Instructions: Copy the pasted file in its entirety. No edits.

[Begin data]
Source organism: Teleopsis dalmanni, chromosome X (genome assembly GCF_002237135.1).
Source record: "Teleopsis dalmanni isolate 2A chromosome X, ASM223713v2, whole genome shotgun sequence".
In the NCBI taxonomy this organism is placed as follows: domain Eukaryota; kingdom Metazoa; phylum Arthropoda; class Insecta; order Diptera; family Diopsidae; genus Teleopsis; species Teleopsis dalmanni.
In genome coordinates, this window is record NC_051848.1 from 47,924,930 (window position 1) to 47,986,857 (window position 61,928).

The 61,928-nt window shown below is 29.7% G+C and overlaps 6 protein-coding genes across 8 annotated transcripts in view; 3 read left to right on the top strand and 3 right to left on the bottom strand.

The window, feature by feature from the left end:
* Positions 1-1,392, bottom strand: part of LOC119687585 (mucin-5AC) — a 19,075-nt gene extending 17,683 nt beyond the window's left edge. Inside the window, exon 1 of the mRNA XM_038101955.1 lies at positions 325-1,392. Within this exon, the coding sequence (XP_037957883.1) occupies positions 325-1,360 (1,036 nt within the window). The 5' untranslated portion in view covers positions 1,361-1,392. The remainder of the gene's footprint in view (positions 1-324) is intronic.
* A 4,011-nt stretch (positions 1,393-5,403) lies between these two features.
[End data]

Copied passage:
Source organism: Teleopsis dalmanni, chromosome X (genome assembly GCF_002237135.1).
Source record: "Teleopsis dalmanni isolate 2A chromosome X, ASM223713v2, whole genome shotgun sequence".
In the NCBI taxonomy this organism is placed as follows: domain Eukaryota; kingdom Metazoa; phylum Arthropoda; class Insecta; order Diptera; family Diopsidae; genus Teleopsis; species Teleopsis dalmanni.
In genome coordinates, this window is record NC_051848.1 from 47,924,930 (window position 1) to 47,986,857 (window position 61,928).

The 61,928-nt window shown below is 29.7% G+C and overlaps 6 protein-coding genes across 8 annotated transcripts in view; 3 read left to right on the top strand and 3 right to left on the bottom strand.

The window, feature by feature from the left end:
* Positions 1-1,392, bottom strand: part of LOC119687585 (mucin-5AC) — a 19,075-nt gene extending 17,683 nt beyond the window's left edge. Inside the window, exon 1 of the mRNA XM_038101955.1 lies at positions 325-1,392. Within this exon, the coding sequence (XP_037957883.1) occupies positions 325-1,360 (1,036 nt within the window). The 5' untranslated portion in view covers positions 1,361-1,392. The remainder of the gene's footprint in view (positions 1-324) is intronic.
* A 4,011-nt stretch (positions 1,393-5,403) lies between these two features.